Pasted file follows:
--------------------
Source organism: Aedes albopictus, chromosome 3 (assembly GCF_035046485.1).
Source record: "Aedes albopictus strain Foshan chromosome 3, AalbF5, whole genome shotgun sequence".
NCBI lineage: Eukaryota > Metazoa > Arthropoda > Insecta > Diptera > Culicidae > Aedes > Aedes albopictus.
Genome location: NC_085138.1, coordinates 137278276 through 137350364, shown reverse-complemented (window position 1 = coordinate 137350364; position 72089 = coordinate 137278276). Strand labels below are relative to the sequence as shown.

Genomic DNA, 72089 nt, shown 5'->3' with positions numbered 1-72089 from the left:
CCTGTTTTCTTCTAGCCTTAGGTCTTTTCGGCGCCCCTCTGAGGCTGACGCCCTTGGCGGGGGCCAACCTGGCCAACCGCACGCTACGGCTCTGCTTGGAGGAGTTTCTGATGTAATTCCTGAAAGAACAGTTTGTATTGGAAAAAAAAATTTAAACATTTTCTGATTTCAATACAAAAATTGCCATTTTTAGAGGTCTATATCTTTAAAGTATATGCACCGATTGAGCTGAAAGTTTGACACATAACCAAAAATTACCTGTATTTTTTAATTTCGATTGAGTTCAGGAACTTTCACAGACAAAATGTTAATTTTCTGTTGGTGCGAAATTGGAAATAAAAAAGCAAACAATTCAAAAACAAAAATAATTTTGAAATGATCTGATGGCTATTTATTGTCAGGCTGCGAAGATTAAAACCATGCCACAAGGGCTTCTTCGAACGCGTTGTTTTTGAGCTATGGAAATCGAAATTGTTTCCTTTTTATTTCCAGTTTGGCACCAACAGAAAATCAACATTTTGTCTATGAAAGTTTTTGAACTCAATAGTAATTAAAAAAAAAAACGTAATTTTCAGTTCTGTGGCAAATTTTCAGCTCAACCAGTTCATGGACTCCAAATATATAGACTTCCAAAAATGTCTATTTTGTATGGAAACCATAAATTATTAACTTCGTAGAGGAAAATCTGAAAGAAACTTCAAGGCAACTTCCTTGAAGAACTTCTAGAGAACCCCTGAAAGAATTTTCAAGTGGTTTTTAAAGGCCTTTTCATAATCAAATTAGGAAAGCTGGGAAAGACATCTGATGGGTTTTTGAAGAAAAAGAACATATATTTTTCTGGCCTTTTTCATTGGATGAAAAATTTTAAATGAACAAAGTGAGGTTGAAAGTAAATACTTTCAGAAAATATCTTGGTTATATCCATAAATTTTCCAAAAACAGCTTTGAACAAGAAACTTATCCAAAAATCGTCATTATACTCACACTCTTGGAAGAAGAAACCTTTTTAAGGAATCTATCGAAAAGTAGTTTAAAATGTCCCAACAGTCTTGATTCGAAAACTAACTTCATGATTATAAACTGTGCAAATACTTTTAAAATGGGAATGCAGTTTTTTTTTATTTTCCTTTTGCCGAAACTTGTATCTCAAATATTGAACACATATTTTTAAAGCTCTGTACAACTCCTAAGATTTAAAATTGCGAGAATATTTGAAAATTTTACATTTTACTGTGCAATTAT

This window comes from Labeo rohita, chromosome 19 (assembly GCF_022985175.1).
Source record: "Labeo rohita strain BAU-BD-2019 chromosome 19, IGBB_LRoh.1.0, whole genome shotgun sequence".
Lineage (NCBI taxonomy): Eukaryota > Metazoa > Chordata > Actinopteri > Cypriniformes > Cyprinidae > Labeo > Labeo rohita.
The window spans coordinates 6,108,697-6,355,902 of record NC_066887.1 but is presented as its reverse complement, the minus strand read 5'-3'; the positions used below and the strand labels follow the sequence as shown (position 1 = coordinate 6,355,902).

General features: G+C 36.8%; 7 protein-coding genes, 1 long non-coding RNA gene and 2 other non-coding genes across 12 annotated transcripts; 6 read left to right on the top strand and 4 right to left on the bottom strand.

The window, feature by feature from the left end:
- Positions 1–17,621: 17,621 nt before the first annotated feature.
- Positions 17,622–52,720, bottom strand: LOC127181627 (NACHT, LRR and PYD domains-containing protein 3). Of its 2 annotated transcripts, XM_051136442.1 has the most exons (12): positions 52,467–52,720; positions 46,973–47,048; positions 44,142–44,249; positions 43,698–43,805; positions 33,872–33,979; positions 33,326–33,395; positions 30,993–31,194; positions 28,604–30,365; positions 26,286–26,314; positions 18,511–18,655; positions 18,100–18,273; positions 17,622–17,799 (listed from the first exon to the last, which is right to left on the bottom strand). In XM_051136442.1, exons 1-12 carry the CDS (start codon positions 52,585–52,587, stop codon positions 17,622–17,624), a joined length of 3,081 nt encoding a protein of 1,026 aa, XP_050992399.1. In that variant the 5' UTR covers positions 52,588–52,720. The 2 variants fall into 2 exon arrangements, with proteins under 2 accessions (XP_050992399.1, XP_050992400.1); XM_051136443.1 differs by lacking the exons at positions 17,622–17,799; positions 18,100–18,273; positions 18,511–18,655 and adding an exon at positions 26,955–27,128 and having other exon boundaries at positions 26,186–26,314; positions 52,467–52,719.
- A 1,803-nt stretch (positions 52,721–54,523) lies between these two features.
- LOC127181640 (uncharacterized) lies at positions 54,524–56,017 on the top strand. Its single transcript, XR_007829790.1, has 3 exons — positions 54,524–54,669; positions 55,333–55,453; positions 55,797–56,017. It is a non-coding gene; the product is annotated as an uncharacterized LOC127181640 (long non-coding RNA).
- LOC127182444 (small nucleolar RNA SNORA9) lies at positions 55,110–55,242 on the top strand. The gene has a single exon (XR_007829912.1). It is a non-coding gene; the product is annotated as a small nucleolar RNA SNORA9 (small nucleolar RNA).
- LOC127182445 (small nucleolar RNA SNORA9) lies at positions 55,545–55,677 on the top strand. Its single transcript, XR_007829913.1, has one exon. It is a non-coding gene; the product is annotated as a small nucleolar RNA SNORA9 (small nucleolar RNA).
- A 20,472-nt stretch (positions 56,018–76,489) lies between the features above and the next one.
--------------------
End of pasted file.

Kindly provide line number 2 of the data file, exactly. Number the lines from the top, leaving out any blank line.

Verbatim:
Source record: "Aedes albopictus strain Foshan chromosome 3, AalbF5, whole genome shotgun sequence".